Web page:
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Being Here: Conversations On Creating Music

Sammy Stein By

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Being Here: Conversations On Creating Music
Radhika Philip
461 pages
ISBN: 13:978-0-989-488006

Imagine having conversations with a large, diverse group of jazz musicians; old and young, both those who have been around for years and those relatively new to the scene. Radhika Philip has done just that, and documented their reflections in her book. The interviews were carried out in various places, including Philip's home, musicians' homes and various locations around New York. Philip is fully aware of New York's importance as a crucible for creativity and also the importance of allowing musicians their say, in their own words. To that end, she took a list of questions with her and set out to interview as many musicians as she could. The initial questions differ only slightly and are largely based on what directs their music, interaction with other musicians, whether they feel drawn to particular genres and how or why they would classify themselves. Philip also gets them to speak about their bands, their compositions and how they have come to play with significant others during their careers. The length of responses varies—some interviews took several sessions, while some were over in minutes. Some go into such detail and depth it is as if the musician is baring their soul. What all the subjects have in common though is Philip's ability to relax them, get them to speak and allow them to give voice to their thoughts. Sometimes a gentle question or push from Philip moves a musician on, lifts them from their reveries and encourages them to put their thoughts into words. The twenty five musicians interviewed in this first book (another is already on the way) are loosely connected, since many have played together and mention one another quite often. Interviewees include guitarist Bill Frisell,bassist William Parker, saxophonist and flautist Henry Threadgill, saxophonist Greg Osby, drummer Brian Blade, drummer Woody Shaw, Jr., pianist Robert Glasper saxophone players Mark Turner and Steve Coleman, harmonica playerGregoire Maret, pianist Maria Schneider, cornet player and conductor Butch Morris and others.

Throughout the book, Philip offers no opinion. Her only interjections are her questions and these are presented gently, humbly, as a tool to allow the musician to speak. The musicians speak of drive, ambitions, where they see music going, free music in particular and connecting with other musicians and people. Some common themes run through almost every interview. Those are the musicians' desire to connect with others, to provoke consideration, to create a better world. Candid insight into the thought processes of conductors or inspirational musicians, and how they see themselves, is a revelation. Some respond with one-liners while others answer the same question over several pages, giving umpteen interpretations as their thoughts jump from one possible response to another. Some are deeply spiritual whilst others have little regard for the spiritual side of the music, interested more in technicalities and the pushing of boundaries. Occasionally, a passage leaves the reader stunned, shocked at the experiences some musicians have been through; the prejudices or impasses reached and overcome. Every musician interviewed brings their own unique take on the business, performing and connecting (or not in one memorable case). They describe how they overcame obstacles, and compromised or refused to do so in order to play. The accounts clarify, confuse, reflect and contradict each other yet somehow, all make sense put side by side, sequenced because of thematic connections or because the musicians worked together.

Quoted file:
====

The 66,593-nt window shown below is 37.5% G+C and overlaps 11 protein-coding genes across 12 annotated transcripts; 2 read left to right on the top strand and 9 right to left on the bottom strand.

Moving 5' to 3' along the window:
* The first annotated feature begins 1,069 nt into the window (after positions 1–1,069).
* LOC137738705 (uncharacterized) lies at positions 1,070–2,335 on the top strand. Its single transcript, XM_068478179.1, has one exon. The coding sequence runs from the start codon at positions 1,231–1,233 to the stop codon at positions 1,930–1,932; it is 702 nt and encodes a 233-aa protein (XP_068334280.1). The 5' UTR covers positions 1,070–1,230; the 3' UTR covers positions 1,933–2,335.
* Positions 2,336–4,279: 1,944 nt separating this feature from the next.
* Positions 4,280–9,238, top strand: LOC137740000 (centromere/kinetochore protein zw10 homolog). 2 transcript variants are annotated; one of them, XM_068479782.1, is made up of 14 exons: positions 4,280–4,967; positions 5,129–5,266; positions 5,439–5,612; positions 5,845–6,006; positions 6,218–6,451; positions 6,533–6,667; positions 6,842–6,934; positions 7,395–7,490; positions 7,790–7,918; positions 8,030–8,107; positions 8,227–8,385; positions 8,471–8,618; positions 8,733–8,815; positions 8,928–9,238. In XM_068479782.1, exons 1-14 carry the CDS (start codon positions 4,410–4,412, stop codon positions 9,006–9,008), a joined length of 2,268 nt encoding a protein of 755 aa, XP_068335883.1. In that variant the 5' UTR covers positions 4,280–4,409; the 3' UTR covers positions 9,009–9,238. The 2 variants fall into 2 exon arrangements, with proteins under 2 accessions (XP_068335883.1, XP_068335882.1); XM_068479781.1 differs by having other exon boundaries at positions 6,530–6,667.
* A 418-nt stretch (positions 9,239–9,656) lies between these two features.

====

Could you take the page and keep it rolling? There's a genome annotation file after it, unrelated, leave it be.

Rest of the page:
For both those who are musicians and those who are not, this book gives remarkable insight into the lives and thoughts of people who inspire and create improvised music.


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